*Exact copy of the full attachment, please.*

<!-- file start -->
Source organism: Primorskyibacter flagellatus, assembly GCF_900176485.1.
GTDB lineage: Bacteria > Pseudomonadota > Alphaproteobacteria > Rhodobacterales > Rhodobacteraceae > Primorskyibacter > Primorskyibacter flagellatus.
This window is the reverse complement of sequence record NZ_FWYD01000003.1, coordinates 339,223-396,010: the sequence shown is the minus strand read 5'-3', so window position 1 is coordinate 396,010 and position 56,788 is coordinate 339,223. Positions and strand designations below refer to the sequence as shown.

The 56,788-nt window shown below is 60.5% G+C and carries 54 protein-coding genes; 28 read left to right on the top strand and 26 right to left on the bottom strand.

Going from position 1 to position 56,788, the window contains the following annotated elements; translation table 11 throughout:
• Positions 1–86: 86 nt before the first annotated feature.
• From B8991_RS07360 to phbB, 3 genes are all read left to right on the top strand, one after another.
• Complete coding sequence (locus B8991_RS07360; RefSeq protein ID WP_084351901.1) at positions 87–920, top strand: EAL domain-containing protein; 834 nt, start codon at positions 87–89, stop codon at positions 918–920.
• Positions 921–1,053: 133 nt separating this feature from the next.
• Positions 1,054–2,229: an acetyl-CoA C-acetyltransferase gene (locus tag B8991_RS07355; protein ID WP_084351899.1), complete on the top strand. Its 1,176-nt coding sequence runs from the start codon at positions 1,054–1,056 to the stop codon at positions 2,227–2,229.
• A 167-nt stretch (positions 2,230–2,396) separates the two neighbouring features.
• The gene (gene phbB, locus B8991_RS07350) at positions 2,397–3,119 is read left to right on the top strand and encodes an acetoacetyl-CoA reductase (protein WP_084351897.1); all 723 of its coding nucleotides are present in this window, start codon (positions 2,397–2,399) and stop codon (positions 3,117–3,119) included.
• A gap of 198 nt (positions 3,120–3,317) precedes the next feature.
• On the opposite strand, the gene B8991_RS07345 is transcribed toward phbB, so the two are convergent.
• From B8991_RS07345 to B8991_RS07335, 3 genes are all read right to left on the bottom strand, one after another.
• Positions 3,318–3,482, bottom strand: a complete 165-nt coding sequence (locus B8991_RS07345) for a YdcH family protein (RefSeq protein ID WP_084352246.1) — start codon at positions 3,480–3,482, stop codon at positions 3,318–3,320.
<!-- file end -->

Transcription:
Source organism: Primorskyibacter flagellatus, assembly GCF_900176485.1.
GTDB lineage: Bacteria > Pseudomonadota > Alphaproteobacteria > Rhodobacterales > Rhodobacteraceae > Primorskyibacter > Primorskyibacter flagellatus.
This window is the reverse complement of sequence record NZ_FWYD01000003.1, coordinates 339,223-396,010: the sequence shown is the minus strand read 5'-3', so window position 1 is coordinate 396,010 and position 56,788 is coordinate 339,223. Positions and strand designations below refer to the sequence as shown.

The 56,788-nt window shown below is 60.5% G+C and carries 54 protein-coding genes; 28 read left to right on the top strand and 26 right to left on the bottom strand.

Going from position 1 to position 56,788, the window contains the following annotated elements; translation table 11 throughout:
• Positions 1–86: 86 nt before the first annotated feature.
• From B8991_RS07360 to phbB, 3 genes are all read left to right on the top strand, one after another.
• Complete coding sequence (locus B8991_RS07360; RefSeq protein ID WP_084351901.1) at positions 87–920, top strand: EAL domain-containing protein; 834 nt, start codon at positions 87–89, stop codon at positions 918–920.
• Positions 921–1,053: 133 nt separating this feature from the next.
• Positions 1,054–2,229: an acetyl-CoA C-acetyltransferase gene (locus tag B8991_RS07355; protein ID WP_084351899.1), complete on the top strand. Its 1,176-nt coding sequence runs from the start codon at positions 1,054–1,056 to the stop codon at positions 2,227–2,229.
• A 167-nt stretch (positions 2,230–2,396) separates the two neighbouring features.
• The gene (gene phbB, locus B8991_RS07350) at positions 2,397–3,119 is read left to right on the top strand and encodes an acetoacetyl-CoA reductase (protein WP_084351897.1); all 723 of its coding nucleotides are present in this window, start codon (positions 2,397–2,399) and stop codon (positions 3,117–3,119) included.
• A gap of 198 nt (positions 3,120–3,317) precedes the next feature.
• On the opposite strand, the gene B8991_RS07345 is transcribed toward phbB, so the two are convergent.
• From B8991_RS07345 to B8991_RS07335, 3 genes are all read right to left on the bottom strand, one after another.
• Positions 3,318–3,482, bottom strand: a complete 165-nt coding sequence (locus B8991_RS07345) for a YdcH family protein (RefSeq protein ID WP_084352246.1) — start codon at positions 3,480–3,482, stop codon at positions 3,318–3,320.